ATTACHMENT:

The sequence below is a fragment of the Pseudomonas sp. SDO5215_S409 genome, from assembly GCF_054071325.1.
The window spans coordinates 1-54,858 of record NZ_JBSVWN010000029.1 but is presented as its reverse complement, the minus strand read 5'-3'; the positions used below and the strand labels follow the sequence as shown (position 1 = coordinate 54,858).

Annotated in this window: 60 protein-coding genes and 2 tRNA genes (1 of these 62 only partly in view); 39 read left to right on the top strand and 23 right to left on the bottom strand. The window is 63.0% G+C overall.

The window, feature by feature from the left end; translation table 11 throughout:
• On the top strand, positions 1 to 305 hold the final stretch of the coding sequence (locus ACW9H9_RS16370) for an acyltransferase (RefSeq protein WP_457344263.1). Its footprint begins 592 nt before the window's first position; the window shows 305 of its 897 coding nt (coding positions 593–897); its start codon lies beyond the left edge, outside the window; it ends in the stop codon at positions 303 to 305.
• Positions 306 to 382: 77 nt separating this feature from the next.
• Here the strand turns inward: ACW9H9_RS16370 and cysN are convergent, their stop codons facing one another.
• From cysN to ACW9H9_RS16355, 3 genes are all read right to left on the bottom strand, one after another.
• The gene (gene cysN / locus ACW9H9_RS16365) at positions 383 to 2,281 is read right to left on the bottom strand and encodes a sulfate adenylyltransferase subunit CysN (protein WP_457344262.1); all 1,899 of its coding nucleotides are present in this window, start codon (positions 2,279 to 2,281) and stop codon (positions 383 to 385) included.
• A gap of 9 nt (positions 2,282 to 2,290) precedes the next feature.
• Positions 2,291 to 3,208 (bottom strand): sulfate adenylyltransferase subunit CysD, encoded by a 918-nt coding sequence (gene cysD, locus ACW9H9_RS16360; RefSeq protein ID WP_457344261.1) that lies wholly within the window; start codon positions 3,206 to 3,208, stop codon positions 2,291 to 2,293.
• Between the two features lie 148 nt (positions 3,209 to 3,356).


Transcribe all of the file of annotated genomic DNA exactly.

The sequence below is a fragment of the Pseudomonas sp. SDO5215_S409 genome, from assembly GCF_054071325.1.
The window spans coordinates 1-54,858 of record NZ_JBSVWN010000029.1 but is presented as its reverse complement, the minus strand read 5'-3'; the positions used below and the strand labels follow the sequence as shown (position 1 = coordinate 54,858).

Annotated in this window: 60 protein-coding genes and 2 tRNA genes (1 of these 62 only partly in view); 39 read left to right on the top strand and 23 right to left on the bottom strand. The window is 63.0% G+C overall.

The window, feature by feature from the left end; translation table 11 throughout:
• On the top strand, positions 1 to 305 hold the final stretch of the coding sequence (locus ACW9H9_RS16370) for an acyltransferase (RefSeq protein WP_457344263.1). Its footprint begins 592 nt before the window's first position; the window shows 305 of its 897 coding nt (coding positions 593–897); its start codon lies beyond the left edge, outside the window; it ends in the stop codon at positions 303 to 305.
• Positions 306 to 382: 77 nt separating this feature from the next.
• Here the strand turns inward: ACW9H9_RS16370 and cysN are convergent, their stop codons facing one another.
• From cysN to ACW9H9_RS16355, 3 genes are all read right to left on the bottom strand, one after another.
• The gene (gene cysN / locus ACW9H9_RS16365) at positions 383 to 2,281 is read right to left on the bottom strand and encodes a sulfate adenylyltransferase subunit CysN (protein WP_457344262.1); all 1,899 of its coding nucleotides are present in this window, start codon (positions 2,279 to 2,281) and stop codon (positions 383 to 385) included.
• A gap of 9 nt (positions 2,282 to 2,290) precedes the next feature.
• Positions 2,291 to 3,208 (bottom strand): sulfate adenylyltransferase subunit CysD, encoded by a 918-nt coding sequence (gene cysD, locus ACW9H9_RS16360; RefSeq protein ID WP_457344261.1) that lies wholly within the window; start codon positions 3,206 to 3,208, stop codon positions 2,291 to 2,293.
• Between the two features lie 148 nt (positions 3,209 to 3,356).